Interview with Greg Falleto

November 20, 2019

Greg Faletto is a research assistant and PhD student in the Statistics group of the Department of Data Sciences and Operations at the University of Southern California Marshall School of Business. Greg’s research broadly focuses on feature selection, machine learning, and applied statistical methods for business and social science. Over the past decade Greg has developed original data science models for companies like Live Nation and ZipRecruiter, and his team won “Best Model” at the Orange County R Users Group Hackathon 2019 for their predictive model that correlated regional health outcomes with the presence of water pollutants in California.

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1) What does data science mean to you?

To me, data science is about developing models to predict outcomes. That could mean predicting whether a new medicine is effective, what sales revenue will be next month for a retail store, or whether a government program successfully reduces homelessness. Data science can help not just with making accurate predictions, but also with understanding which data is important for predictions and how the predictors affect the response. Creating visualizations, working with data pipelines, and countless other roles are important to data science too, but turning data into predictions is my favorite part.

2) What do you think is the biggest challenge facing data science today?

We need to understand algorithmic fairness. Algorithmic bias can come about when machine learning models are trained on biased data. For example, Amazon developed an algorithm to screen resumes. Most of the examples of successful employees that the algorithm saw were men. The algorithm filtered out qualified female candidates, because it mistakenly correlated being male with being a successful employee. (Amazon acted admirably and discontinued the program. They never used the algorithm in hiring.) We don’t yet have clear, universal, actionable standards for algorithmic fairness. We need them to ensure fair outcomes and build societal trust in data science.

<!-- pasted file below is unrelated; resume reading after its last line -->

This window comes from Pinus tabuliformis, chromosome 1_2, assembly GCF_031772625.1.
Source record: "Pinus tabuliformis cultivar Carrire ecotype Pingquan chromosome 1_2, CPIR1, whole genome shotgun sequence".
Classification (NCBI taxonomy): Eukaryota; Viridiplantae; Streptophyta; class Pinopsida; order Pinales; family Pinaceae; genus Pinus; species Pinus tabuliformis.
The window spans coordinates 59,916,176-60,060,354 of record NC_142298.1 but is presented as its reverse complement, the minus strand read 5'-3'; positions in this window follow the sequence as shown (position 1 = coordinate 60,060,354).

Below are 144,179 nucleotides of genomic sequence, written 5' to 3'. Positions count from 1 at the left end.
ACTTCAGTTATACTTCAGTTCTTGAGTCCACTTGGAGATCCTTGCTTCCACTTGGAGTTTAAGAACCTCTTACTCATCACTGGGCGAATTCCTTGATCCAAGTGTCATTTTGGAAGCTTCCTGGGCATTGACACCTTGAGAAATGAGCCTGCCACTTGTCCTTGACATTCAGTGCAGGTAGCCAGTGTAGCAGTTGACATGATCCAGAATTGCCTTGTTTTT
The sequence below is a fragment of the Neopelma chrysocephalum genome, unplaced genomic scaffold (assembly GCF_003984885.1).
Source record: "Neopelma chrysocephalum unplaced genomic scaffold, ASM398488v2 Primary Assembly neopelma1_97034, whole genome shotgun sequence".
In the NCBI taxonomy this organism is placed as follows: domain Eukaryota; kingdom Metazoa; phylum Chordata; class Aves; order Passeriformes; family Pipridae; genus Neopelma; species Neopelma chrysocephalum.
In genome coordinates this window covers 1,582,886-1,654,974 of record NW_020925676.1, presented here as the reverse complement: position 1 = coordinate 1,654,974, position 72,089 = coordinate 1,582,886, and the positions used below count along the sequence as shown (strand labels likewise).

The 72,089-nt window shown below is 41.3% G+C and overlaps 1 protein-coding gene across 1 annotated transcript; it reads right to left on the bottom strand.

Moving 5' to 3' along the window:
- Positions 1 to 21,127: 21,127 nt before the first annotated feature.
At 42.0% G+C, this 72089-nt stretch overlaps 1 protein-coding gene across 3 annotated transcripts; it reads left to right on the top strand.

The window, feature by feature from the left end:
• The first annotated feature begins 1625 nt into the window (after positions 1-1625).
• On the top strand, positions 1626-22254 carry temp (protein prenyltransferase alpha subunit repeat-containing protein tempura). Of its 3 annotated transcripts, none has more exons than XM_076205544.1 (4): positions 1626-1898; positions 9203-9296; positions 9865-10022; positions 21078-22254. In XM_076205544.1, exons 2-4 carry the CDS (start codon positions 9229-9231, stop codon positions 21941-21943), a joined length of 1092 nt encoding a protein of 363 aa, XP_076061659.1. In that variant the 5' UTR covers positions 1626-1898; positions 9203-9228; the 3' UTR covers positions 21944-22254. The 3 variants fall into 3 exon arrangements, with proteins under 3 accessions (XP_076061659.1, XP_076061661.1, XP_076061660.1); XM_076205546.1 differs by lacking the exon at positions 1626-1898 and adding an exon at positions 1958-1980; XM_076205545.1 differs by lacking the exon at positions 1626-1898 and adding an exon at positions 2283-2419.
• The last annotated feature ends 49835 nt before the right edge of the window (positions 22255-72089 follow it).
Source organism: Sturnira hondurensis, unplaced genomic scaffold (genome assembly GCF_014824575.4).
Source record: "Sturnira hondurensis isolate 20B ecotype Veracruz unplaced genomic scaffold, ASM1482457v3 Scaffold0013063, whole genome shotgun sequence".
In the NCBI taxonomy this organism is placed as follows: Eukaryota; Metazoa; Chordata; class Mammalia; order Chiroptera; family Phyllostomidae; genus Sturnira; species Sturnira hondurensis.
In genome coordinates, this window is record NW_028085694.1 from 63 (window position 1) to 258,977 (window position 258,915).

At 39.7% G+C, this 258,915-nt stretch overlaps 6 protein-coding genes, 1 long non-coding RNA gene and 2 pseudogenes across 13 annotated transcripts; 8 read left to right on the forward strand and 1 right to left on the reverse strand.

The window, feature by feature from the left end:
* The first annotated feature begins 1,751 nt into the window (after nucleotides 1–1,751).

3) How did you get started in the data world?

I started by taking a popular, free online data science class. There are a lot of great free online resources for people looking to get into data science. I had taken AP Statistics in high school and several college math classes, and I was interested in data science after reading books and blog articles by data scientists like Nate Silver and Christian Rudder. Eventually I downloaded R and saw that these kinds of models weren’t so far away and scary—they are freely available for anyone who is interested and has a computer with internet access.

4) What is your work day like at work?

I’m a Ph.D. student in statistics, so my days usually involve class, research, or both. The classes I take cover traditional probability and statistics, but also modern data science. One of my current research projects has to do with choosing which predictors to include in your model when you have many available, but many of them are unimportant to the response (“feature selection.”) The other is an applied project developing a model for a tech company. My days involve a lot of reading, coding, doing math, or talking to people about all of this, which I love!

5) What is your favorite childhood toy? And why?

My favorite toy as a kid was the first video game system I ever got, a Nintendo 64. I had a ton of fun exploring other worlds and playing games with friends. I don’t have as much time for video games these days, but I can still hold my own in Super Smash Bros.

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